Gospel Amnesia


I wrapped up last year spending three days with thirty-five young men at a leadership conference. I was very thankful for the opportunity and the invitation to speak on the topic of leadership and with these young guys In considering my topic, I was immediately drawn to 1Timothy 4:11-12. I shared that Paul (the old guy) encouraged Timothy (the young guy) to lead by example in five areas: speech, conduct, faith, love and purity. For three days, that is exactly what I did with these young men.(photo courtesy Creative Studios Photography)

On the last day, I uncovered the topics of lust and purity. Often, these topics are not spoken about in the public arena with teenage men, yet I have always found it easy to find a connection and did not waste much time navigating through this discussion. My audience (which had largely been asleep) suddenly began to straighten up and engage in what I was saying. I think they realized I was going to punch through some of the tougher subjects and not hold back.

As I spoke to these guys there was a moment that I tripped on my words. As I was speaking, suddenly what I said caused me to speak and listen at the same time. It was funny, because I had prepared for weeks what I was going to say. I crafted the discussion and I had reviewed it before getting up to speak. It wasn't until I began to speak out loud that it suddenly applied to me.

I wonder if this happens to pastors who preach weekly. Probably.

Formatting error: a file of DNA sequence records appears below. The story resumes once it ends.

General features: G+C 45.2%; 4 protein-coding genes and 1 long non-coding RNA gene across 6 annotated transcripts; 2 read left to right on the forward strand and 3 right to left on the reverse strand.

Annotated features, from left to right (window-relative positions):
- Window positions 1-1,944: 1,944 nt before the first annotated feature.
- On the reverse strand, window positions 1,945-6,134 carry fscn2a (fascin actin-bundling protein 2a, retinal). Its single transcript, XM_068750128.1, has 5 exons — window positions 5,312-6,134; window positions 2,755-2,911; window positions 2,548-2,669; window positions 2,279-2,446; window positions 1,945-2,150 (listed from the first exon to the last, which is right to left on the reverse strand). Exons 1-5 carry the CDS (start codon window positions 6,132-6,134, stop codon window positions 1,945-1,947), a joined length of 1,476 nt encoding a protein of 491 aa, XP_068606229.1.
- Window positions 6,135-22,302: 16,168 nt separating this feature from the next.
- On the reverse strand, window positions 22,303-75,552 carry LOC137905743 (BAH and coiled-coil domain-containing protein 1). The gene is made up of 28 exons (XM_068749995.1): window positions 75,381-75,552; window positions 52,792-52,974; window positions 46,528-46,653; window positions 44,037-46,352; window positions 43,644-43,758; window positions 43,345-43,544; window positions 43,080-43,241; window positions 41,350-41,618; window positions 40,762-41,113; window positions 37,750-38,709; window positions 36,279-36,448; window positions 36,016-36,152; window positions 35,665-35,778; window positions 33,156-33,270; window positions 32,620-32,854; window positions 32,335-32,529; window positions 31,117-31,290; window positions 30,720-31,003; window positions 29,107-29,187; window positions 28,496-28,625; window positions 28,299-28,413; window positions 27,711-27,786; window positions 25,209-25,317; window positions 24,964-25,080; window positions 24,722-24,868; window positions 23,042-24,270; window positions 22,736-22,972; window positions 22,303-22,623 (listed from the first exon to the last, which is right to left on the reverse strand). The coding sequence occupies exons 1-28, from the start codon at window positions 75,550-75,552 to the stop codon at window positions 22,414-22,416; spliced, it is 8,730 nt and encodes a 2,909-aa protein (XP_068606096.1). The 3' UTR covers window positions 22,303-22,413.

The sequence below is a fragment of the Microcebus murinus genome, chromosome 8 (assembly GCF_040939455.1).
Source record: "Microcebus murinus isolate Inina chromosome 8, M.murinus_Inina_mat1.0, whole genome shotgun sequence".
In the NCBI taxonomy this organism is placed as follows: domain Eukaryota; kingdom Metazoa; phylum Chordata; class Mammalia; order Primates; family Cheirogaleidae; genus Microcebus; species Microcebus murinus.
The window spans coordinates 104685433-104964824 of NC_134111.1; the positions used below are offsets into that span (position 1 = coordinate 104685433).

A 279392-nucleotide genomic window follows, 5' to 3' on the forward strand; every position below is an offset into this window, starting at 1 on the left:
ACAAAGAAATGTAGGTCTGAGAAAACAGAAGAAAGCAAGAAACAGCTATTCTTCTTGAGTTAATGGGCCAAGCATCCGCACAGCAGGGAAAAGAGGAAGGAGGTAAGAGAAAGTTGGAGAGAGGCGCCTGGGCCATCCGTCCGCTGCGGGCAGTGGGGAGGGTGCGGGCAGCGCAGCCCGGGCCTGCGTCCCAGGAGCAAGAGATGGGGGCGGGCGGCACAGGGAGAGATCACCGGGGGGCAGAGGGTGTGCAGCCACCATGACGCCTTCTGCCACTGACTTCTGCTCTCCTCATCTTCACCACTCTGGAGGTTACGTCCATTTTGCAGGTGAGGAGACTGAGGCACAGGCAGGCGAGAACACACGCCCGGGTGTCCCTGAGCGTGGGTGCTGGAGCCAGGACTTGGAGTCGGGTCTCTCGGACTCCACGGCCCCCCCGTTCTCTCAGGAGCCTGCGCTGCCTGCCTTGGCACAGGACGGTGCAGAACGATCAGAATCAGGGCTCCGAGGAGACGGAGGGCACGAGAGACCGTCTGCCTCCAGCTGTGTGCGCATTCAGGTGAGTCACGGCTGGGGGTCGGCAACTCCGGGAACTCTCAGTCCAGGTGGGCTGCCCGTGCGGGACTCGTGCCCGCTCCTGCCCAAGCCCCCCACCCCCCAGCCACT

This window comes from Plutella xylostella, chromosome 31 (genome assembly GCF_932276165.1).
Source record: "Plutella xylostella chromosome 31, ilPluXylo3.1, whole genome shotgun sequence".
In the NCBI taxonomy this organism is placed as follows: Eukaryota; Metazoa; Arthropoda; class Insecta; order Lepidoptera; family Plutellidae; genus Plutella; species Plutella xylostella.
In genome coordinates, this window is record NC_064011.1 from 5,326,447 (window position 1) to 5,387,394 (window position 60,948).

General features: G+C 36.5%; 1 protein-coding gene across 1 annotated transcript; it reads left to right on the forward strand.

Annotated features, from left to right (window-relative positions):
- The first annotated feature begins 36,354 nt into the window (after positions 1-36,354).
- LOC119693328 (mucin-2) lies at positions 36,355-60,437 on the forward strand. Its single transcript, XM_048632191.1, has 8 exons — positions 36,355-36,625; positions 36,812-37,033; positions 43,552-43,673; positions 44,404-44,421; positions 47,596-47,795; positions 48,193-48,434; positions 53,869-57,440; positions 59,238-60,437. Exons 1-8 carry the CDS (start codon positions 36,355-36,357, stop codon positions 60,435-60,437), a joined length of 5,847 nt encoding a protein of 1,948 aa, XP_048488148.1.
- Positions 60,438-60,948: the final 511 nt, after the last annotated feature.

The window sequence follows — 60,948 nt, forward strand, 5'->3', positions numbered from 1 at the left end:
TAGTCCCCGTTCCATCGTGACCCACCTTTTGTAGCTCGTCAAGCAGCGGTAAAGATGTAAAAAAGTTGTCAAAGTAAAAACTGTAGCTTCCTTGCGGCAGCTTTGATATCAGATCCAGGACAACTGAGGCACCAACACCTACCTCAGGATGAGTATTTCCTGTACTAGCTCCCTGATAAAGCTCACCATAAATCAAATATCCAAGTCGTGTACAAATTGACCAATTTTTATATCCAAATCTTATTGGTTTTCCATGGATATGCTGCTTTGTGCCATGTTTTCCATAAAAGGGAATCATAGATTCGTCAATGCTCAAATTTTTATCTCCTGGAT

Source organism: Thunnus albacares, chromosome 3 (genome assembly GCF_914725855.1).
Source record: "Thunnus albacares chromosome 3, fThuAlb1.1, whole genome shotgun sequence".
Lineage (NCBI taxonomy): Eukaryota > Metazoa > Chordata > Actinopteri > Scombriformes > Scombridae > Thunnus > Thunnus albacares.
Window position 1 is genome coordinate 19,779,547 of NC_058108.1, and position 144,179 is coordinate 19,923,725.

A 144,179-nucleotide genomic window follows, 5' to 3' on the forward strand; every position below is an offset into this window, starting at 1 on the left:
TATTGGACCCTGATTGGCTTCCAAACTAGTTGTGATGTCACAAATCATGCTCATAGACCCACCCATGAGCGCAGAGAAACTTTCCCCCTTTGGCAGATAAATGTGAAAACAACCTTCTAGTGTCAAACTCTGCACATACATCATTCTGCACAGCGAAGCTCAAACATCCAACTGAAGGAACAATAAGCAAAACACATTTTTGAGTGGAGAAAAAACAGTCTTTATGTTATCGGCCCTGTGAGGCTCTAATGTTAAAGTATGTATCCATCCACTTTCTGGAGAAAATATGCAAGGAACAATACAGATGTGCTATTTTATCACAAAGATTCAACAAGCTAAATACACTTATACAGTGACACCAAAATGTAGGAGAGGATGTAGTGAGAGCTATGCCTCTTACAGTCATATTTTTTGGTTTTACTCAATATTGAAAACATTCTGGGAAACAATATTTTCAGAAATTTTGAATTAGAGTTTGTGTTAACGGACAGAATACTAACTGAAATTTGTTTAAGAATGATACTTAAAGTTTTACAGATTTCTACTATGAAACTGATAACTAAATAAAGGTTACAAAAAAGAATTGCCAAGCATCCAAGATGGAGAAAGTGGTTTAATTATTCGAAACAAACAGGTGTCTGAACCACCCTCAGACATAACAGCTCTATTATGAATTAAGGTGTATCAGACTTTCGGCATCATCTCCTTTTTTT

Anyhow, I stumbled through my words while trying to listen to God speak to me at the same time. I'm not sure if I pulled it off or not, but I'm thankful most of the guys were drifting in and out of sleep and missed my distinct pause. I'm not talking about a monumental life-changing event. This was just a simple truth in life I discovered while I spoke. It began as I was sharing with them about helping fellow believers that are "stuck" in their faith. I suggested one of the ways we can help someone who is stuck in sin or in their relationship with God is to merely remind them of the gospel.

That's when it happened. I had what others describe as a lightbulb moment. Instantly I was able to describe much of what I had been thinking about in 2010 with a single phrase. As I spoke to these young men at the leadership conference, I realized that I had been one of those people that was stuck. It's not that I was stuck in sin. I was not having a crisis in my faith. I was not abandoning the church. I was just stuck. Somehow...somewhere...I had developed a case of "gospel amnesia."

You see, after years and years of ministry and church involvement, I found myself struggling in 2010. Much of the year felt like I was waking up out of a slumber and rediscovering old truths. As I looked back on previous years, I began to question what had taken place. As I looked at my life I realized that I had a form of faith. I also found that I had been tangled in a mess of religion. I had gospel amnesia. For years, I had been working hard at the outward lifestyle of Christianity, but the roots of that lifestyle were established in the fear of man. I was "doing Christianity" because of what I read and saw others "doing." I was saying/repeating what others were saying or sometimes what they thought was important to say. Again, I had gospel amnesia. Please don't misunderstand me. I'm not saying that my faith was a sham, but it wasn't authentic either.

Conversation after conversation had taken place all year and I kept trying to pinpoint what I was thinking and what I had learned. I kept searching for ways to communicate what exactly I meant. Then, in the last few moments of the year, it came into focus...and quite unexpectedly. 2010 was a year of curing the amnesia with heaping doses of the gospel. 2011 will be a year of rediscovering how to live out my faith with authenticity and Spirit-led humility.

What are your plans for 2011?

Quietly making noise,